Inside, the tour guide regaled the group with what she described as 'the lesser known facts' about the house. “Yes,” she said. “You might even call them secrets. For, officially, little is known about that time. You know the time of which I speak.”

As one, every witch in the crowd moved forward, straining their ears. The wizards, as one, rolled their eyes or wandered off to study the room. The guide continued her story to her now rapt, and overwhelmingly female, audience. “It was the year that Harry Potter vanquished the Dark Lord, Voldemort, and freed us all forever. The year he plotted, schemed, and worked tirelessly to punish those who deserved to be punished – and to redeem those that didn’t.”

Another sigh floated up from the group, now mostly witches. The first hooded figure gave a small pained groan and turned away. The second bent forward over his folded arms to disguise his laughter. A portly witch near the back raised her hand and called out, “You are speaking, of course, of when Harry Potter captured Draco Malfoy and held him here, eventually turning him to the Light.”

The guide pursed her lips, trying and failing to hide her disgruntlement at being interrupted. “Indeed,” she answered. “It was during this time that the two formed the famous alliance our children still learn about to this day. The very partnership that saved so many and bound those two young men together for all eternity-” the guide paused for effect, “-in love.”

This time, the twittering and sighing reached record levels. The first hooded figure returned to his partner’s side. “I’m not sure how much more of this I can take,” he whispered.

“Oh, please,” the second responded in a haughty voice, “this was your idea.” He slipped a hand from the deep fold of his sleeve and caught the other’s fingers in his. One hand was pale, the other darker. Both were unlined and looked, by nature of their bone structure, strong and capable. “Let’s stay. The memories…”

The first figure squeezed his fingers around his partner’s. “I know. All right, we’ll stay. I agree, the memories are overwhelming.”

The last word was delivered in an unmistakable bitter tone and the second figure sighed. “Thank you,” he replied in a quiet voice.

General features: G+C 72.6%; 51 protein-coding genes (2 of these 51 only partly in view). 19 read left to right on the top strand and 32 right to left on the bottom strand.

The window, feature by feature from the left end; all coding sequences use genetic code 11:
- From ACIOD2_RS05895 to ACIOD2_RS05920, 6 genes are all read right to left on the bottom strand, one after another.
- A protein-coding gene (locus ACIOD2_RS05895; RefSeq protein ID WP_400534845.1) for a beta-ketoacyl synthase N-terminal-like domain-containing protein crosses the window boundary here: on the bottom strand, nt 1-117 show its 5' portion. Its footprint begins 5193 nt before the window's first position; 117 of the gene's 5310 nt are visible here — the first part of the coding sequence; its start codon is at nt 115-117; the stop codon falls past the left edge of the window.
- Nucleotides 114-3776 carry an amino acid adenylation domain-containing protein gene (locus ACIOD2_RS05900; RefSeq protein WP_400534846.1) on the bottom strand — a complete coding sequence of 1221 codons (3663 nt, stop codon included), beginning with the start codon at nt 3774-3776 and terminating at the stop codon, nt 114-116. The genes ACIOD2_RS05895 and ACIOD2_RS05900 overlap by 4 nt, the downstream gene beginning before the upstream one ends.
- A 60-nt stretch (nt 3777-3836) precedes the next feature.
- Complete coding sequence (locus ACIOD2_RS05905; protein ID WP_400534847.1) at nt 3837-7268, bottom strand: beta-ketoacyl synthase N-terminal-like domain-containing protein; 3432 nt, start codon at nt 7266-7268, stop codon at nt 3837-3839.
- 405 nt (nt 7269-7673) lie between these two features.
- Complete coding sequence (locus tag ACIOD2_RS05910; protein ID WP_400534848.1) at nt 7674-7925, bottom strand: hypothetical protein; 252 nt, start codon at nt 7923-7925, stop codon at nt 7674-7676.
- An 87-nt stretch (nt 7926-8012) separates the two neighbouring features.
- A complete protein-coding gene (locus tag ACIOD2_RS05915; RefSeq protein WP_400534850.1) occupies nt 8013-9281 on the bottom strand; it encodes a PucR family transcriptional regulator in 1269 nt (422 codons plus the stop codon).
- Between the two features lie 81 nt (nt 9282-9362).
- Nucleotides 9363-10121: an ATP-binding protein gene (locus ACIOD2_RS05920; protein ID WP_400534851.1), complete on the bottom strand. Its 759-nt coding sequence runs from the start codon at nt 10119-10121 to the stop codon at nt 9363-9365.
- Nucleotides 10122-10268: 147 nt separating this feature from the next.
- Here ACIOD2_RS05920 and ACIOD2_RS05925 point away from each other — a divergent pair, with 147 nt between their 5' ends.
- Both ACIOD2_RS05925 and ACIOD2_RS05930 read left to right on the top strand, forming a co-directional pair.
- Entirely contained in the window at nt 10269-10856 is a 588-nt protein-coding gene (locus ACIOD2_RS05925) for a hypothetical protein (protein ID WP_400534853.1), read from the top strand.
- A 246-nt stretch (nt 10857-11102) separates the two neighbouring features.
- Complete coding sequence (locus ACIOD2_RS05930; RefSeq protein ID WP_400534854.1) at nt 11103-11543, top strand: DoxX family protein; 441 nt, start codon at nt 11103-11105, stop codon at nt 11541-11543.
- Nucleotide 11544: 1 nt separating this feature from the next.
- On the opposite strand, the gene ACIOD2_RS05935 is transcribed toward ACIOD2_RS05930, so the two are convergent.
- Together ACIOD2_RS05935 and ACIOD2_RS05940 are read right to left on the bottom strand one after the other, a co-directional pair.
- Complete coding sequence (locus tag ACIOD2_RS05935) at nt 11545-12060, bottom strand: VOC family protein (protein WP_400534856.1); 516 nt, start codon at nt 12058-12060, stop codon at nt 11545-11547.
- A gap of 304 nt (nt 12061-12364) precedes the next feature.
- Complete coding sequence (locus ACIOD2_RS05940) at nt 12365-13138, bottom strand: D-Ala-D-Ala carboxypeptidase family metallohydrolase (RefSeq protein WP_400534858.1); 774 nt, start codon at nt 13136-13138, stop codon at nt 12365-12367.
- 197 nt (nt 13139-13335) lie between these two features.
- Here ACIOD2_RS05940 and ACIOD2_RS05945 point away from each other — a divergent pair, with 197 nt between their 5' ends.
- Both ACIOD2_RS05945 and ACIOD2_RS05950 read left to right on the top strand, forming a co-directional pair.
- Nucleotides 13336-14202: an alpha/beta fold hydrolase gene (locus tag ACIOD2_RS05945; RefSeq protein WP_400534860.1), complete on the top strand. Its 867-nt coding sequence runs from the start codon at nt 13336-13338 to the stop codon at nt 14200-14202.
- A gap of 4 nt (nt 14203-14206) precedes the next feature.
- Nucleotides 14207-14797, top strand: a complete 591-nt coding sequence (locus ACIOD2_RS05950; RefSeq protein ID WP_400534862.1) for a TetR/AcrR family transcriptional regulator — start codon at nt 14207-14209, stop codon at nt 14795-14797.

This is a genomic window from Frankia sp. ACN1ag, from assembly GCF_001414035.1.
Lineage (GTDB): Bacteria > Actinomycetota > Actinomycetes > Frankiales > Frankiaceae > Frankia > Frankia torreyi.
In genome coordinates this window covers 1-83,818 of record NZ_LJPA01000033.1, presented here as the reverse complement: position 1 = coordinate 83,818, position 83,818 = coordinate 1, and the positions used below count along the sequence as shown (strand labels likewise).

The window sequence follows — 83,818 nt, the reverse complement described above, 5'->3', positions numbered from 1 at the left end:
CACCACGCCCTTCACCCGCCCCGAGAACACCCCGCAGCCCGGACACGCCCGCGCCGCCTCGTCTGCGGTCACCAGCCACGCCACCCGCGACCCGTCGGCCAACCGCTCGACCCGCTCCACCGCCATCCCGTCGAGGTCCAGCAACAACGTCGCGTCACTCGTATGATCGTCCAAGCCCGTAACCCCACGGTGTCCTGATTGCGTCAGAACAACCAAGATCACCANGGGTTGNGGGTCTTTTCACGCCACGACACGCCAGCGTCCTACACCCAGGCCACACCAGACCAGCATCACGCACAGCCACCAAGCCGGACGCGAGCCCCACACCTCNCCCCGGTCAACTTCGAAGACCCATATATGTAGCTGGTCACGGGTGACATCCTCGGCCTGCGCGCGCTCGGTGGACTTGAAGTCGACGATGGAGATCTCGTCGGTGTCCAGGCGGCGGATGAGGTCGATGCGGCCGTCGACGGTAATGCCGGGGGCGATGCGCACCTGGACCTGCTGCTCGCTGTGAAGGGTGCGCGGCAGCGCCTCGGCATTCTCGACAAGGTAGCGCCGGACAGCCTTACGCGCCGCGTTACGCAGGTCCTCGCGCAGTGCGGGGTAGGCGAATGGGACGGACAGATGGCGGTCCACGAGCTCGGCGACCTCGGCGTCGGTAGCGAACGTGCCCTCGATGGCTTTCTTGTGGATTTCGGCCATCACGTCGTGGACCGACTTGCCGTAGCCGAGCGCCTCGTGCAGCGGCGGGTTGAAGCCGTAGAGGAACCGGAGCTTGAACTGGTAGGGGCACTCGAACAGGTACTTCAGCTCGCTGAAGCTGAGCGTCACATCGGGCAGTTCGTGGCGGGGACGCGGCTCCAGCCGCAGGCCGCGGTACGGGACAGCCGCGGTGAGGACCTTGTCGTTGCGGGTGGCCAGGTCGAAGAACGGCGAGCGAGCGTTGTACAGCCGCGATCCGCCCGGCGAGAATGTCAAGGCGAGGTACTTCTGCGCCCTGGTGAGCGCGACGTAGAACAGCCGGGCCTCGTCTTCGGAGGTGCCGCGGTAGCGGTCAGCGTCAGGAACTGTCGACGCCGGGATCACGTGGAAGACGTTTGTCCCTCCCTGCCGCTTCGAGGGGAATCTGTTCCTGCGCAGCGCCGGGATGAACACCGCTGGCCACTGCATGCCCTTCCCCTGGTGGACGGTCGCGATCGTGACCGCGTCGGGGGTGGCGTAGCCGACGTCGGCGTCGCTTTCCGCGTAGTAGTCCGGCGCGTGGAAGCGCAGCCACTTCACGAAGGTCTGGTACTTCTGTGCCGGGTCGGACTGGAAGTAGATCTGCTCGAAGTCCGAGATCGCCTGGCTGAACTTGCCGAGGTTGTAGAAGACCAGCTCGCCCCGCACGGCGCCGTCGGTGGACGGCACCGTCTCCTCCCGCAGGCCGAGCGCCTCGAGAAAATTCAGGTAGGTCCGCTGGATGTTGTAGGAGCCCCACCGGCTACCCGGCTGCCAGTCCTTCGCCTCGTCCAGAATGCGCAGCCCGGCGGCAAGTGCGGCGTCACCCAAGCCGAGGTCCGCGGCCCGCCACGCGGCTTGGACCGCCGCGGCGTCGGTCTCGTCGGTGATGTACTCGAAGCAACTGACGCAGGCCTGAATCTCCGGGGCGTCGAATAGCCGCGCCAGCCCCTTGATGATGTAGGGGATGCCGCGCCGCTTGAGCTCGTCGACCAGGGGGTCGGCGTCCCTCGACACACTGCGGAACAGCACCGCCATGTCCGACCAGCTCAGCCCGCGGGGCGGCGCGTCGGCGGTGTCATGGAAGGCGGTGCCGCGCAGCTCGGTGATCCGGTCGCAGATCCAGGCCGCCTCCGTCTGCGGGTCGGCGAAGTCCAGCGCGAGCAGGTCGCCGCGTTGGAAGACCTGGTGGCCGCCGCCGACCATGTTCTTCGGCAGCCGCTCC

The guide motioned with her hands and the wayward wizards returned to the center of the room, scowling at their wives. “Of course,” the guide continued, “their romance was not an easy one, to be sure, and as you all know, riddled with pain, loss and deceit. But more about that later. Let me give you a brief history on this room. The library…”

The first hooded figure slipped from the crowd and made his way to the large fireplace. Slowly, he raised his hand to the mantel. He scowled at the layer of dust, so obviously left for effect, and with a careless flick of his wrist and muttered incantation, banished the cobwebs from the items lined up across the top. The guide faltered in her speech when a loud screeching alarm sounded.

“Pardon me, but there is to be no unauthorized magic in here, please remember. Not so much as an accio, as it will trigger the alarms. Thank you for your understanding.” She craned her neck over the crowd, trying to determine who had cast the illegal spell, but most others were looking around as well. After a moment, she gave up. “As I was saying, the library is home to over two hundred and fifty first editions…”

The second figure glided up to the first. “Naughty, naughty,” he scolded under his breath.

The first figure blew out a frustrated sigh. “Look at this,” he demanded. He pointed to a small figurine, a man crouched in the snow, building what looked to be a castle out of the icy drifts that surrounded him. It was covered in dust and grime.

The second figure caught his breath. “I never thought I’d see it again,” he admitted after a moment. He eased his finger toward the statue and stroked the cold metal. “Amazing.”

“I remember that day,” the first figure said solemnly.

The second man turned toward the first and stepped close. “Those times are far behind us. Far behind us,” he said. His kept his voice low, and the drone of the tour guide masked his words.

“Not so far,” the other replied. “I remember them well.”

“Now,” the tour guide interrupted, a twinkle in her eye. “It is rumored…” she let her voice drift off. The crowd twittered in anticipation. “It is rumored that somewhere in this library, Harry Potter hid something of incredible value.”

As one, the assembled witches and wizards swung their heads around toward the towering shelves of books. Multiple pairs of eyes scanned the thousands of bindings. Children peeked into corners. “A great treasure, beyond anyone’s imagination,” the guide continued, smirking when the indistinct mutterings grew and heads craned at even more impossible angles.

The two hooded figures stood at the back of the group. The first turned to the second and rolled his eyes, the gesture difficult to discern in the shadow of the hood, but the second knew the other’s reactions better than his own. “If they only knew,” the second whispered with a smirk.

“You had better hope they never find it,” the first replied. “It’s not exactly guided tour material, if you take my meaning,” he said, nodding his head toward a couple of children standing nearby.

“You worry too much.”

The first figure shook his head, but didn’t try to hide his smile. He tuned out the droning of the tour guide and let his mind drift. He wouldn’t normally relax his focus so much, but he felt safe here. He had always felt safe here. Nearly two hundred years later, and it felt to him as though it was only yesterday. That horrible, wonderful time. It was the year when all that was bad and good in his life clashed with frightening force and tangled into a mess of epic proportions. The year when enemies became friends and vise versa. When people came back from the land of death and those he cherished were lost to its embrace forever. No, he would not forget.